Both fragile and established democracies in Asia report various forms of electoral violence, ranging from opposition intimidation in Cambodia, to street protests in Thailand, to extremist attacks against election candidates and facilities in Pakistan. With important elections on the horizon in 2018 and 2019, this course will examine specific examples from cases across the region. Not only do these countries have a history of tense and sometimes volatile elections, but their stability is important to their respective regions and the international community at large. In this course, learners will identify options for violence prevention through effective strategic planning and early intervention.

A woman enters a booth to mark her ballot at a polling station in the city of Bhubaneswar, in the state of Orissa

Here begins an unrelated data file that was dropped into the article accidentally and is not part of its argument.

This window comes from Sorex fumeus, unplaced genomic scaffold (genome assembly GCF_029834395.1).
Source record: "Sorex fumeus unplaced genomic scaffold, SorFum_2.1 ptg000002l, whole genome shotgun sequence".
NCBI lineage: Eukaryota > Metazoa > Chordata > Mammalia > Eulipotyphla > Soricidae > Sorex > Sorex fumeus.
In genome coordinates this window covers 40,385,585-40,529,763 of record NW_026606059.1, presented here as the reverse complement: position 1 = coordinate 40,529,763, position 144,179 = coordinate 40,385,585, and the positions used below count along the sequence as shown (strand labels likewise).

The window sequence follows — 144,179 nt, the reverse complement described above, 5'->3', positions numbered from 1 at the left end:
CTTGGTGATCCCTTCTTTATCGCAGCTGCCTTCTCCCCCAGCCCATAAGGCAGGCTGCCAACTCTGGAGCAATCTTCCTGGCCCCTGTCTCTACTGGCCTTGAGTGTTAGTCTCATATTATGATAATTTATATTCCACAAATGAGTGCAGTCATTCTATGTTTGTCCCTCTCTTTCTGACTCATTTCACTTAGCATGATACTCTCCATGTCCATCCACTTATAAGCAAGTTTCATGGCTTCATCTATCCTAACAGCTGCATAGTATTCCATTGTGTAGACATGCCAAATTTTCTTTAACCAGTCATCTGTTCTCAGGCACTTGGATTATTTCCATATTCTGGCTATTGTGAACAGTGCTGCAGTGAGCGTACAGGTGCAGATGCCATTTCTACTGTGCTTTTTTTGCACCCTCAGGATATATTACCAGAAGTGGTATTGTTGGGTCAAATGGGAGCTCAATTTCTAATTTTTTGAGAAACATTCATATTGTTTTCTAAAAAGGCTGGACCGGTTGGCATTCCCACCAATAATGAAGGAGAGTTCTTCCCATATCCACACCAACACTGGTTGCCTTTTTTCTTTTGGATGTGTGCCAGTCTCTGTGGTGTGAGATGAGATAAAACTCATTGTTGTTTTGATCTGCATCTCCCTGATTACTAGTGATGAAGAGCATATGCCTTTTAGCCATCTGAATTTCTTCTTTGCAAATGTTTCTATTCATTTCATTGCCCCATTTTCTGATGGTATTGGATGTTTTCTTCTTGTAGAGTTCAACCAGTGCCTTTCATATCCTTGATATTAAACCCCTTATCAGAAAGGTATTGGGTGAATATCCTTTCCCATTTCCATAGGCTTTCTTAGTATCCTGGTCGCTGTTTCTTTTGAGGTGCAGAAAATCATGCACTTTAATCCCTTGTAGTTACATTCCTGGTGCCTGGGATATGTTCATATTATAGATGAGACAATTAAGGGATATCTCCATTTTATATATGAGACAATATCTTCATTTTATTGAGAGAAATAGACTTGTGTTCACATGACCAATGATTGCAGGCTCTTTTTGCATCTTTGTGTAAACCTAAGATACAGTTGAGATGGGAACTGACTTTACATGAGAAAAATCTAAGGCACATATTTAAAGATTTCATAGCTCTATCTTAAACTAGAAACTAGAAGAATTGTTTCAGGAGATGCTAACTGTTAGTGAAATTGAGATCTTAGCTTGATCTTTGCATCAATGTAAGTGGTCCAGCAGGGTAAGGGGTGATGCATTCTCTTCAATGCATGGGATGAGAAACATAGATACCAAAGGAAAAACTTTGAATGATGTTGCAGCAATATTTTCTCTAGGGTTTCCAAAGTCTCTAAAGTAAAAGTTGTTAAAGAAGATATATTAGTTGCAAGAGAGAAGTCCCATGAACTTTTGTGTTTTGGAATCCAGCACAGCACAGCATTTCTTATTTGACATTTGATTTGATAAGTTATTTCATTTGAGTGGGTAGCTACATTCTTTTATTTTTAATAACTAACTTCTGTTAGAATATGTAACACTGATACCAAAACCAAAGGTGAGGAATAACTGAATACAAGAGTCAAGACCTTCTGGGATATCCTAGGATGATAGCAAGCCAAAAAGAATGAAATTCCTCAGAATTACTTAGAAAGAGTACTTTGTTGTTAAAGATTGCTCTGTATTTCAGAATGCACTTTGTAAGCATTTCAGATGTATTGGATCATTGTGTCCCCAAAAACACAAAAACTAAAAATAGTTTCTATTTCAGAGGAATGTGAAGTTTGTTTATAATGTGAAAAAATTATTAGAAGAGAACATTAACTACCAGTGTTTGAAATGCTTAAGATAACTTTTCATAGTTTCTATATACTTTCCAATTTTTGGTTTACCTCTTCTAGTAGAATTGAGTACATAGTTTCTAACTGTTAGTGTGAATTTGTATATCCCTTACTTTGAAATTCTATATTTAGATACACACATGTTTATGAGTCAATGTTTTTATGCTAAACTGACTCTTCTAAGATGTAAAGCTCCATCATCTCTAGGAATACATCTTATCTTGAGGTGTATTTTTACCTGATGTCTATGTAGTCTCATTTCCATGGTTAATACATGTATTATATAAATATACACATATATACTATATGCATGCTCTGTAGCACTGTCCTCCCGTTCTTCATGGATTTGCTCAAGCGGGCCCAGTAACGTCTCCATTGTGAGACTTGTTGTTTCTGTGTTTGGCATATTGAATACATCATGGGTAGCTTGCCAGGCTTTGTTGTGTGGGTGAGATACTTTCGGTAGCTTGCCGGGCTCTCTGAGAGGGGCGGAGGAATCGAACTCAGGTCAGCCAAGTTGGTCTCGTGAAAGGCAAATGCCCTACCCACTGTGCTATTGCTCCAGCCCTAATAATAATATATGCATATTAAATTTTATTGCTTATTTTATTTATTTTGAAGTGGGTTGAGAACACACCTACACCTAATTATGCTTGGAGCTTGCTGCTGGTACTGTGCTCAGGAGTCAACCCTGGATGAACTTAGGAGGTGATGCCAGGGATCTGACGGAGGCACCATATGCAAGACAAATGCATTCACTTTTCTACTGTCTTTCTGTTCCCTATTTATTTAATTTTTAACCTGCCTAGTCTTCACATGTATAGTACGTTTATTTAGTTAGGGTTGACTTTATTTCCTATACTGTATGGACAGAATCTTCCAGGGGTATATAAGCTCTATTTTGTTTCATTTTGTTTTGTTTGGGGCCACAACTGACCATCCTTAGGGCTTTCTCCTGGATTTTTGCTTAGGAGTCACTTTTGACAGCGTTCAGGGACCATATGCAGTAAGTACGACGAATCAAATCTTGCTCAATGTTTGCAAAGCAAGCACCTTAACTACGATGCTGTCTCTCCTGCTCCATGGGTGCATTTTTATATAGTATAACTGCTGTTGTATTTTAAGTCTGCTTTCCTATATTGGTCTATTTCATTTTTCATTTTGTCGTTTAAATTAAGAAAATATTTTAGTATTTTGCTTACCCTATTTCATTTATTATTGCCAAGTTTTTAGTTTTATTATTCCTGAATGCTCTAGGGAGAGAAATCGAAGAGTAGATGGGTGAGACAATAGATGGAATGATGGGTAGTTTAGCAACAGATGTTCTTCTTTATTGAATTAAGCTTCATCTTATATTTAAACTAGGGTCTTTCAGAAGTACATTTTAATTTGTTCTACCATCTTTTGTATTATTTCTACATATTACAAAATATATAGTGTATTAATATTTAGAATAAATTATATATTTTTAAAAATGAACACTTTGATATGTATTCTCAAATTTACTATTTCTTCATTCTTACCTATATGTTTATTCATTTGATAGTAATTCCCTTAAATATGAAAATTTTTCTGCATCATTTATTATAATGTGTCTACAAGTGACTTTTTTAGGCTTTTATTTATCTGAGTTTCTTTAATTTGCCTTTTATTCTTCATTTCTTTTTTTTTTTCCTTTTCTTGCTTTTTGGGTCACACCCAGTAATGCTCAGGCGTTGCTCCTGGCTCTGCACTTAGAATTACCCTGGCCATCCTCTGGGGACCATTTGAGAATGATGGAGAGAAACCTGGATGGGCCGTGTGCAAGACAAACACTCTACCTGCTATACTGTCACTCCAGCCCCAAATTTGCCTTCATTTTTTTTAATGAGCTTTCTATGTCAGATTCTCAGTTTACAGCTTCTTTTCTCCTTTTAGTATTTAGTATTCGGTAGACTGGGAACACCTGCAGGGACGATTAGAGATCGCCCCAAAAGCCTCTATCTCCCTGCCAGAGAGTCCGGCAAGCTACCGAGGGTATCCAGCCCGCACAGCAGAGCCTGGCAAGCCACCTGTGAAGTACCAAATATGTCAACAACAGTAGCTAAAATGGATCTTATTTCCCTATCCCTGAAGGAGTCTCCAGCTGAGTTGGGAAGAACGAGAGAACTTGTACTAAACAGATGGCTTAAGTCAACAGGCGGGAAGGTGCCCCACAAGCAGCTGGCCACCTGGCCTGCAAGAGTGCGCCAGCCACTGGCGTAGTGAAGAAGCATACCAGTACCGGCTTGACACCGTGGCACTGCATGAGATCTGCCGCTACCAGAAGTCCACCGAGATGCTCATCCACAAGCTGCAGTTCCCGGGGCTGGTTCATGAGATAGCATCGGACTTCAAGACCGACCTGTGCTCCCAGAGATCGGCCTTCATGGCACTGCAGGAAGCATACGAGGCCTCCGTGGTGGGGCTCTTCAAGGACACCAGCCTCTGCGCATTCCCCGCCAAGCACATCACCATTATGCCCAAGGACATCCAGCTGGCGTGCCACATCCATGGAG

This 3-day course aims to increase the capacity of practitioners and policymakers to identify triggers of electoral violence and, importantly, to help these actors develop evidence-based strategies to help stem the risk of violence. The design of the course walks through various phases of the election cycle–before, during and after election day–as well as the underutilized time between elections. Making linkages between actual implementation examples from Asia and the unexplored possibilities can help inform international, national and local efforts to promote peaceful elections.